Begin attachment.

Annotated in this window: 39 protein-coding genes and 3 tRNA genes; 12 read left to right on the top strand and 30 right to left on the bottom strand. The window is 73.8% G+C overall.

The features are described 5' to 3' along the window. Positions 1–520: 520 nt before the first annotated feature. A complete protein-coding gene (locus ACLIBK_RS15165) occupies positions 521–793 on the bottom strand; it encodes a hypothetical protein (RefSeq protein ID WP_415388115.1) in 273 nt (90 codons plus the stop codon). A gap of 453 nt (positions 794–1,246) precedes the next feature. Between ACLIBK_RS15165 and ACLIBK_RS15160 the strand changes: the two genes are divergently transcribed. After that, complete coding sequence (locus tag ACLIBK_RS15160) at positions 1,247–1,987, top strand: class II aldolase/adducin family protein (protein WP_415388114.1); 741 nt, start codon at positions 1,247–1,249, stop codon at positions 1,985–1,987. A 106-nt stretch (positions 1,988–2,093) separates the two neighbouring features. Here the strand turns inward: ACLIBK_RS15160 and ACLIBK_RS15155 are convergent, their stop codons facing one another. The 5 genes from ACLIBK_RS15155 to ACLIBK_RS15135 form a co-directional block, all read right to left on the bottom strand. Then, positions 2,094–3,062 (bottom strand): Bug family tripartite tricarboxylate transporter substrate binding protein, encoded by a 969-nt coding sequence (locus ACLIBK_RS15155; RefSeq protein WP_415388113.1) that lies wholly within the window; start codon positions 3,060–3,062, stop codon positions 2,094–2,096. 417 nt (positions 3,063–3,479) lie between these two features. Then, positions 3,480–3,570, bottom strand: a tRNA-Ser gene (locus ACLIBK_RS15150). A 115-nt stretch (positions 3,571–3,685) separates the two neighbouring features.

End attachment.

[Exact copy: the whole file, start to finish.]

Annotated in this window: 39 protein-coding genes and 3 tRNA genes; 12 read left to right on the top strand and 30 right to left on the bottom strand. The window is 73.8% G+C overall.

The features are described 5' to 3' along the window. Positions 1–520: 520 nt before the first annotated feature. A complete protein-coding gene (locus ACLIBK_RS15165) occupies positions 521–793 on the bottom strand; it encodes a hypothetical protein (RefSeq protein ID WP_415388115.1) in 273 nt (90 codons plus the stop codon). A gap of 453 nt (positions 794–1,246) precedes the next feature. Between ACLIBK_RS15165 and ACLIBK_RS15160 the strand changes: the two genes are divergently transcribed. After that, complete coding sequence (locus tag ACLIBK_RS15160) at positions 1,247–1,987, top strand: class II aldolase/adducin family protein (protein WP_415388114.1); 741 nt, start codon at positions 1,247–1,249, stop codon at positions 1,985–1,987. A 106-nt stretch (positions 1,988–2,093) separates the two neighbouring features. Here the strand turns inward: ACLIBK_RS15160 and ACLIBK_RS15155 are convergent, their stop codons facing one another. The 5 genes from ACLIBK_RS15155 to ACLIBK_RS15135 form a co-directional block, all read right to left on the bottom strand. Then, positions 2,094–3,062 (bottom strand): Bug family tripartite tricarboxylate transporter substrate binding protein, encoded by a 969-nt coding sequence (locus ACLIBK_RS15155; RefSeq protein WP_415388113.1) that lies wholly within the window; start codon positions 3,060–3,062, stop codon positions 2,094–2,096. 417 nt (positions 3,063–3,479) lie between these two features. Then, positions 3,480–3,570, bottom strand: a tRNA-Ser gene (locus ACLIBK_RS15150). A 115-nt stretch (positions 3,571–3,685) separates the two neighbouring features.